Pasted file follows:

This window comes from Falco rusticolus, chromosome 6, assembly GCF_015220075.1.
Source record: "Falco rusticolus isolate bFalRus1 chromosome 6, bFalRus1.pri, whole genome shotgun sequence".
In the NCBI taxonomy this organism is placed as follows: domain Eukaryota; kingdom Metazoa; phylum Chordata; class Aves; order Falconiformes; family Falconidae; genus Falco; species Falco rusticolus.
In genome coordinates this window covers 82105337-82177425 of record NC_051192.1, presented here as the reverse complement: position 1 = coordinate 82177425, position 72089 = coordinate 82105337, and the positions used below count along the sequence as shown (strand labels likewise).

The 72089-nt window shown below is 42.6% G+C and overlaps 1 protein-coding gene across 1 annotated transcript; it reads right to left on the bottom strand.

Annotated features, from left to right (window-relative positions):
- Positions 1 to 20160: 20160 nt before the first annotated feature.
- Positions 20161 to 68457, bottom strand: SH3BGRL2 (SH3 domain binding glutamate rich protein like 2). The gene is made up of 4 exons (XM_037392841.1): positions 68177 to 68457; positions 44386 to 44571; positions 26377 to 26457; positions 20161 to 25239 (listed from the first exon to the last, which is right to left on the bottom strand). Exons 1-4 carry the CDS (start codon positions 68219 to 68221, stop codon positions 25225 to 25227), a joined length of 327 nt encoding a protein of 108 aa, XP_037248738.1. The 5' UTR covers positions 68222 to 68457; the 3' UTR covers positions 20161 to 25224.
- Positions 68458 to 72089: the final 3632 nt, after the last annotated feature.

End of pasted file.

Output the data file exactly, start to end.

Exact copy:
This window comes from Falco rusticolus, chromosome 6, assembly GCF_015220075.1.
Source record: "Falco rusticolus isolate bFalRus1 chromosome 6, bFalRus1.pri, whole genome shotgun sequence".
In the NCBI taxonomy this organism is placed as follows: domain Eukaryota; kingdom Metazoa; phylum Chordata; class Aves; order Falconiformes; family Falconidae; genus Falco; species Falco rusticolus.
In genome coordinates this window covers 82105337-82177425 of record NC_051192.1, presented here as the reverse complement: position 1 = coordinate 82177425, position 72089 = coordinate 82105337, and the positions used below count along the sequence as shown (strand labels likewise).

The 72089-nt window shown below is 42.6% G+C and overlaps 1 protein-coding gene across 1 annotated transcript; it reads right to left on the bottom strand.

Annotated features, from left to right (window-relative positions):
- Positions 1 to 20160: 20160 nt before the first annotated feature.
- Positions 20161 to 68457, bottom strand: SH3BGRL2 (SH3 domain binding glutamate rich protein like 2). The gene is made up of 4 exons (XM_037392841.1): positions 68177 to 68457; positions 44386 to 44571; positions 26377 to 26457; positions 20161 to 25239 (listed from the first exon to the last, which is right to left on the bottom strand). Exons 1-4 carry the CDS (start codon positions 68219 to 68221, stop codon positions 25225 to 25227), a joined length of 327 nt encoding a protein of 108 aa, XP_037248738.1. The 5' UTR covers positions 68222 to 68457; the 3' UTR covers positions 20161 to 25224.
- Positions 68458 to 72089: the final 3632 nt, after the last annotated feature.